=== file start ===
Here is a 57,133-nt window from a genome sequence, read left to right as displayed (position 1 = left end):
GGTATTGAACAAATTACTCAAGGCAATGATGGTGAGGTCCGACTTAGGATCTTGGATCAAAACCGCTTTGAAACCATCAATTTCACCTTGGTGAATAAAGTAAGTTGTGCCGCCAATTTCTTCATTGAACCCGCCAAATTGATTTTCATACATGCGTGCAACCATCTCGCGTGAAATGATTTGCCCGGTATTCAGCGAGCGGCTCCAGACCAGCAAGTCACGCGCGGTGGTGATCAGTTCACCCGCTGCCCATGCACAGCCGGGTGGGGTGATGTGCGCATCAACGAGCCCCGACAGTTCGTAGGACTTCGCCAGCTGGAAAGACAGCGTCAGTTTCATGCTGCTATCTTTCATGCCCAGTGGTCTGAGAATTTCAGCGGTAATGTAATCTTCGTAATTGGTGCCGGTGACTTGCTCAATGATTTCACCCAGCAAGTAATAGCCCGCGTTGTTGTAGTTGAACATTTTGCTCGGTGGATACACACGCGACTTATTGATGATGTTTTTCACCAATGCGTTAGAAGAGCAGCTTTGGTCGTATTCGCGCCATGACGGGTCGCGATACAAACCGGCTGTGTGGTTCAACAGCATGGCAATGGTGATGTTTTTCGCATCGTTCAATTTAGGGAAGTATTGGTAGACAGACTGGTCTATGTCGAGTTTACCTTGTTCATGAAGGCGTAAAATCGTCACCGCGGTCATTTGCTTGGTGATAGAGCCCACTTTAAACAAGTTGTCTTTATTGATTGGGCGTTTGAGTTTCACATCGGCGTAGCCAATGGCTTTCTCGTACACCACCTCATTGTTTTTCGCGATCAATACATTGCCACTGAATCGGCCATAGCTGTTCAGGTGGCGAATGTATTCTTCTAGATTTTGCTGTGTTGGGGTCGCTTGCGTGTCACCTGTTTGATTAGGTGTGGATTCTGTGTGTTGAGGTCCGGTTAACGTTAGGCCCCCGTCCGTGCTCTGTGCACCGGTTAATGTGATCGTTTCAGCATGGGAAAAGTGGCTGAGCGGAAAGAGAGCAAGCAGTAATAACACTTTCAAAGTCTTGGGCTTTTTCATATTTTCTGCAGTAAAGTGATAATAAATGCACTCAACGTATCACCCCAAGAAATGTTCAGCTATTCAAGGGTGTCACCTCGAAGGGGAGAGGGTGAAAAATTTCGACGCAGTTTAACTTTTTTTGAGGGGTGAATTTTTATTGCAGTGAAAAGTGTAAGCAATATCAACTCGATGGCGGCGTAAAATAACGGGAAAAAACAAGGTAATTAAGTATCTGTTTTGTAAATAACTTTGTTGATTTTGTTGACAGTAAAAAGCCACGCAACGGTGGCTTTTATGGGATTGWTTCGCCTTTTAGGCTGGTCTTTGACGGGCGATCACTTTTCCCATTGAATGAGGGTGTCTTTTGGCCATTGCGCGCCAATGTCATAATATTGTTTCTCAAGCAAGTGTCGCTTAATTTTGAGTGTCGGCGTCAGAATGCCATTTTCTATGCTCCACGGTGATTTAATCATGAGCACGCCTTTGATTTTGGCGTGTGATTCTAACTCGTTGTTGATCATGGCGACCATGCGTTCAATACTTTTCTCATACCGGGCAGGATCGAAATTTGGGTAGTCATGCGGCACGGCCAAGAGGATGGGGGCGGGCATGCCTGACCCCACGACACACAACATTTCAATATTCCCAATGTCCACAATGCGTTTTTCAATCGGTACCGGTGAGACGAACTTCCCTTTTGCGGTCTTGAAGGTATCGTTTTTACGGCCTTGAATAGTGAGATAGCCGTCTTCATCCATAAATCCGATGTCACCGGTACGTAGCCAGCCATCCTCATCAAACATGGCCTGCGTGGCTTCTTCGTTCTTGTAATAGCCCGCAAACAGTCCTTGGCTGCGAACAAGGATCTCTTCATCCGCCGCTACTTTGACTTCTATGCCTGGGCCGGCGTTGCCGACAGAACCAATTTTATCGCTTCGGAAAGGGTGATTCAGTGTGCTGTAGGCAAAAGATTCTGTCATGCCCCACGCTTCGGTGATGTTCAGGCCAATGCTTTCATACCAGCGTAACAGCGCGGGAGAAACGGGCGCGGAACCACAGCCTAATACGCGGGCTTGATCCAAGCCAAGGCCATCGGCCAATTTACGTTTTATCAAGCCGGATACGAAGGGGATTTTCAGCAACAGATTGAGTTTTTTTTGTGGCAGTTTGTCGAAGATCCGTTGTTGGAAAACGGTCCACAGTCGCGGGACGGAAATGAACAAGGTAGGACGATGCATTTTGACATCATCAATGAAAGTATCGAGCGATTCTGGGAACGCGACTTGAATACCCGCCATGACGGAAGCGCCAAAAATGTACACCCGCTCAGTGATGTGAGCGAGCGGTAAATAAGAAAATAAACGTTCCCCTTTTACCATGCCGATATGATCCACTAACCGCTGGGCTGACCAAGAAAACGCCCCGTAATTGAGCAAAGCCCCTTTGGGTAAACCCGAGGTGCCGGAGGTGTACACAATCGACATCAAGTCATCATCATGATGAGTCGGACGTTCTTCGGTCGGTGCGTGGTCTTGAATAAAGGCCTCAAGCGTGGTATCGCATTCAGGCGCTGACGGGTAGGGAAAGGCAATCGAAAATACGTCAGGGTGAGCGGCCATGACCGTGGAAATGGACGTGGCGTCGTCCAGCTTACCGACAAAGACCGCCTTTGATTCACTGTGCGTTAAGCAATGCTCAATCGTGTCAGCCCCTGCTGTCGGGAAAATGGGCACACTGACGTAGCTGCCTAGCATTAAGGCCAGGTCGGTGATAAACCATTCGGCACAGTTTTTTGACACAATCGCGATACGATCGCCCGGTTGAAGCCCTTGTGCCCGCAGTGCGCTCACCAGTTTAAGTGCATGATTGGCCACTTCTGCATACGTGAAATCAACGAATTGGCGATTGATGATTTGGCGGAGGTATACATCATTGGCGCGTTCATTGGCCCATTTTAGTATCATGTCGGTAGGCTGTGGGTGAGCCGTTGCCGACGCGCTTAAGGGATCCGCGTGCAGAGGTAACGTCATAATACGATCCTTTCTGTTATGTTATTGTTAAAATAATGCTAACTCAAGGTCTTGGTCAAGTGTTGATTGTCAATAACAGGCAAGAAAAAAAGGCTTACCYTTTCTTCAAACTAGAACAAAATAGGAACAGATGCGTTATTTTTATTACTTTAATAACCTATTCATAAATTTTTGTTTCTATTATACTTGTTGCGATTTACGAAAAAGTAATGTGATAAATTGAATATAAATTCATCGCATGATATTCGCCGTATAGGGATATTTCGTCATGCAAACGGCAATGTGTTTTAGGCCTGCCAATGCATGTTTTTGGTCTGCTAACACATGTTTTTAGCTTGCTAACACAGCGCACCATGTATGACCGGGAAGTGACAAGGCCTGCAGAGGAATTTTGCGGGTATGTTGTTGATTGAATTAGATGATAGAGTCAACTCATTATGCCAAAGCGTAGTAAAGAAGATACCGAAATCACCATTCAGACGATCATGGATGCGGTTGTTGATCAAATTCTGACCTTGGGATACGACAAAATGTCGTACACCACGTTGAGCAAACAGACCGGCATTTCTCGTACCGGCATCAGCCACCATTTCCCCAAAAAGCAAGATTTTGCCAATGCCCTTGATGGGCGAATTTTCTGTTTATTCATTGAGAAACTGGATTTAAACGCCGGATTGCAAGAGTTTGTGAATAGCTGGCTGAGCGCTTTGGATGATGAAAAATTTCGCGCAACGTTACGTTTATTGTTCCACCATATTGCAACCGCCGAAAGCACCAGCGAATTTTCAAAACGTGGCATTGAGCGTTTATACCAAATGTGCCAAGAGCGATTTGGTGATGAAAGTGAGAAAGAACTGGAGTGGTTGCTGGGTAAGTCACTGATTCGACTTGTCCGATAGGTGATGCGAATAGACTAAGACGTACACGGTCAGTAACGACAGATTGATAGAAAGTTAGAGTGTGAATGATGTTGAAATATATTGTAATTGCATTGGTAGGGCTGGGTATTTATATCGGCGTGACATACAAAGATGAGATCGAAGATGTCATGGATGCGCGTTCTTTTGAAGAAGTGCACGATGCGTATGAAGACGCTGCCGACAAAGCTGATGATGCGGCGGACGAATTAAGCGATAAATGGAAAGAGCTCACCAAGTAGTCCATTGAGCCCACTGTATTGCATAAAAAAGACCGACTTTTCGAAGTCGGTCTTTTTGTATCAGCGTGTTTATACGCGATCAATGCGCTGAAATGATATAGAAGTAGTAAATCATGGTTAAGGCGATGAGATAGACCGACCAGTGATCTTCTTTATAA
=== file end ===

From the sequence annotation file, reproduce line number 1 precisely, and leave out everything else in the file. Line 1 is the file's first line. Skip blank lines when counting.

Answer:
Here is a 57,133-nt window from a genome sequence, read left to right as displayed (position 1 = left end):